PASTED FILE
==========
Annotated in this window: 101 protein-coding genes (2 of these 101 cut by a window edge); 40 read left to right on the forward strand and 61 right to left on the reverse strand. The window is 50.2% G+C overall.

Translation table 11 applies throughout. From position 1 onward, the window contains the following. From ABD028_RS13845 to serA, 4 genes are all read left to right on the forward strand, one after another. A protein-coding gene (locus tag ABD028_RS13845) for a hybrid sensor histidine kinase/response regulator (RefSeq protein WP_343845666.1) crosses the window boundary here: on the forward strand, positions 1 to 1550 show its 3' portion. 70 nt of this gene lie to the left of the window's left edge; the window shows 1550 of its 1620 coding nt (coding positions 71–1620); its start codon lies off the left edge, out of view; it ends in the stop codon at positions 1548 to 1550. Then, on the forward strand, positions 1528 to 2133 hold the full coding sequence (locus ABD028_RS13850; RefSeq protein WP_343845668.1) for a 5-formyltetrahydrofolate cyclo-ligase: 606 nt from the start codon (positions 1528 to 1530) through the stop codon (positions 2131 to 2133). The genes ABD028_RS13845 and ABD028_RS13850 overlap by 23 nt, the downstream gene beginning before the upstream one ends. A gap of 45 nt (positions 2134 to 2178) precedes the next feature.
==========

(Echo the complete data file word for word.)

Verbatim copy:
Annotated in this window: 101 protein-coding genes (2 of these 101 cut by a window edge); 40 read left to right on the forward strand and 61 right to left on the reverse strand. The window is 50.2% G+C overall.

Translation table 11 applies throughout. From position 1 onward, the window contains the following. From ABD028_RS13845 to serA, 4 genes are all read left to right on the forward strand, one after another. A protein-coding gene (locus tag ABD028_RS13845) for a hybrid sensor histidine kinase/response regulator (RefSeq protein WP_343845666.1) crosses the window boundary here: on the forward strand, positions 1 to 1550 show its 3' portion. 70 nt of this gene lie to the left of the window's left edge; the window shows 1550 of its 1620 coding nt (coding positions 71–1620); its start codon lies off the left edge, out of view; it ends in the stop codon at positions 1548 to 1550. Then, on the forward strand, positions 1528 to 2133 hold the full coding sequence (locus ABD028_RS13850; RefSeq protein WP_343845668.1) for a 5-formyltetrahydrofolate cyclo-ligase: 606 nt from the start codon (positions 1528 to 1530) through the stop codon (positions 2131 to 2133). The genes ABD028_RS13845 and ABD028_RS13850 overlap by 23 nt, the downstream gene beginning before the upstream one ends. A gap of 45 nt (positions 2134 to 2178) precedes the next feature.